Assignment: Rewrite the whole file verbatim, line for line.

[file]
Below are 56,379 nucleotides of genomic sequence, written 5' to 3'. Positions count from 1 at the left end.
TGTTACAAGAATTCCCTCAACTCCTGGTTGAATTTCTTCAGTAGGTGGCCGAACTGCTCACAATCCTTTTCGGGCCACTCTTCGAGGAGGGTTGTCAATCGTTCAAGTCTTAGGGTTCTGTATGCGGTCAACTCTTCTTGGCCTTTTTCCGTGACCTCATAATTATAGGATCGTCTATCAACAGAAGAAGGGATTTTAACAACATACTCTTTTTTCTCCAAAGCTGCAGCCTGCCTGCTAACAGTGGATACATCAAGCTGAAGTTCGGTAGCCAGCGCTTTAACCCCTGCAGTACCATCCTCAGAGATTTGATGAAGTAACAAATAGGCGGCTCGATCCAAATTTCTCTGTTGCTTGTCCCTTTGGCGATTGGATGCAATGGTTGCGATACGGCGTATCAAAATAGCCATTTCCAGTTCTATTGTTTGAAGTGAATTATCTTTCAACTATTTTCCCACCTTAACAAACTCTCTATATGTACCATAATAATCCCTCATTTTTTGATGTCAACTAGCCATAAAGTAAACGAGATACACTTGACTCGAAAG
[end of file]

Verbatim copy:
Below are 56,379 nucleotides of genomic sequence, written 5' to 3'. Positions count from 1 at the left end.
TGTTACAAGAATTCCCTCAACTCCTGGTTGAATTTCTTCAGTAGGTGGCCGAACTGCTCACAATCCTTTTCGGGCCACTCTTCGAGGAGGGTTGTCAATCGTTCAAGTCTTAGGGTTCTGTATGCGGTCAACTCTTCTTGGCCTTTTTCCGTGACCTCATAATTATAGGATCGTCTATCAACAGAAGAAGGGATTTTAACAACATACTCTTTTTTCTCCAAAGCTGCAGCCTGCCTGCTAACAGTGGATACATCAAGCTGAAGTTCGGTAGCCAGCGCTTTAACCCCTGCAGTACCATCCTCAGAGATTTGATGAAGTAACAAATAGGCGGCTCGATCCAAATTTCTCTGTTGCTTGTCCCTTTGGCGATTGGATGCAATGGTTGCGATACGGCGTATCAAAATAGCCATTTCCAGTTCTATTGTTTGAAGTGAATTATCTTTCAACTATTTTCCCACCTTAACAAACTCTCTATATGTACCATAATAATCCCTCATTTTTTGATGTCAACTAGCCATAAAGTAAACGAGATACACTTGACTCGAAAG